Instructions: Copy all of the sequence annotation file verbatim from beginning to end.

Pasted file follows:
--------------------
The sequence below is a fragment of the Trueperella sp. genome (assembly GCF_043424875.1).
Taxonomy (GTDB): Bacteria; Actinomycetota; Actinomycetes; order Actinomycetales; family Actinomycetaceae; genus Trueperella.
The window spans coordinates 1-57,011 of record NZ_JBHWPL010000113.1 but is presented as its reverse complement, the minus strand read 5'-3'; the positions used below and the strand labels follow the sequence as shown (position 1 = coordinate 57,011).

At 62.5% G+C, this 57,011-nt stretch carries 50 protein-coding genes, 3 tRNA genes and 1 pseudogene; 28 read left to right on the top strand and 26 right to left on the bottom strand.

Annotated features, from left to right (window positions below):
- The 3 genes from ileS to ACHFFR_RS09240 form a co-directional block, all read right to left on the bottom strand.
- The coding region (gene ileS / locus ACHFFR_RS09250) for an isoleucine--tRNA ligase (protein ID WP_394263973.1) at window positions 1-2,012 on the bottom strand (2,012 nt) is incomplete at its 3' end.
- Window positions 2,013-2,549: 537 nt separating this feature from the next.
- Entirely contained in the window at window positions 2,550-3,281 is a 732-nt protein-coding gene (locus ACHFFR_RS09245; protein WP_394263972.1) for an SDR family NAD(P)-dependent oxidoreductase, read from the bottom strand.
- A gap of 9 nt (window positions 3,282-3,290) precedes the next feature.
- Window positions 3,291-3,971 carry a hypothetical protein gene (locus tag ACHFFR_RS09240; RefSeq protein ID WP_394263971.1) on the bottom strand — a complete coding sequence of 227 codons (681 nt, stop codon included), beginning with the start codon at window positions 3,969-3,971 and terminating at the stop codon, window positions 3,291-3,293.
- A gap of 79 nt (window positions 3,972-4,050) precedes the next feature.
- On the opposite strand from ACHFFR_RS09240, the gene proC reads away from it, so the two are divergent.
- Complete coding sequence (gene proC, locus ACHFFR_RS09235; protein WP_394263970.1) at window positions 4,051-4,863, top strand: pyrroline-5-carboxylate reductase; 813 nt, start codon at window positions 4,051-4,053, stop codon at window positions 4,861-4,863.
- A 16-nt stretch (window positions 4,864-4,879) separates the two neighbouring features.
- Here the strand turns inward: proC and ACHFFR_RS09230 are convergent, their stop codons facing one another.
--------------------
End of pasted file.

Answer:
The sequence below is a fragment of the Trueperella sp. genome (assembly GCF_043424875.1).
Taxonomy (GTDB): Bacteria; Actinomycetota; Actinomycetes; order Actinomycetales; family Actinomycetaceae; genus Trueperella.
The window spans coordinates 1-57,011 of record NZ_JBHWPL010000113.1 but is presented as its reverse complement, the minus strand read 5'-3'; the positions used below and the strand labels follow the sequence as shown (position 1 = coordinate 57,011).

At 62.5% G+C, this 57,011-nt stretch carries 50 protein-coding genes, 3 tRNA genes and 1 pseudogene; 28 read left to right on the top strand and 26 right to left on the bottom strand.

Annotated features, from left to right (window positions below):
- The 3 genes from ileS to ACHFFR_RS09240 form a co-directional block, all read right to left on the bottom strand.
- The coding region (gene ileS / locus ACHFFR_RS09250) for an isoleucine--tRNA ligase (protein ID WP_394263973.1) at window positions 1-2,012 on the bottom strand (2,012 nt) is incomplete at its 3' end.
- Window positions 2,013-2,549: 537 nt separating this feature from the next.
- Entirely contained in the window at window positions 2,550-3,281 is a 732-nt protein-coding gene (locus ACHFFR_RS09245; protein WP_394263972.1) for an SDR family NAD(P)-dependent oxidoreductase, read from the bottom strand.
- A gap of 9 nt (window positions 3,282-3,290) precedes the next feature.
- Window positions 3,291-3,971 carry a hypothetical protein gene (locus tag ACHFFR_RS09240; RefSeq protein ID WP_394263971.1) on the bottom strand — a complete coding sequence of 227 codons (681 nt, stop codon included), beginning with the start codon at window positions 3,969-3,971 and terminating at the stop codon, window positions 3,291-3,293.
- A gap of 79 nt (window positions 3,972-4,050) precedes the next feature.
- On the opposite strand from ACHFFR_RS09240, the gene proC reads away from it, so the two are divergent.
- Complete coding sequence (gene proC, locus ACHFFR_RS09235; protein WP_394263970.1) at window positions 4,051-4,863, top strand: pyrroline-5-carboxylate reductase; 813 nt, start codon at window positions 4,051-4,053, stop codon at window positions 4,861-4,863.
- A 16-nt stretch (window positions 4,864-4,879) separates the two neighbouring features.
- Here the strand turns inward: proC and ACHFFR_RS09230 are convergent, their stop codons facing one another.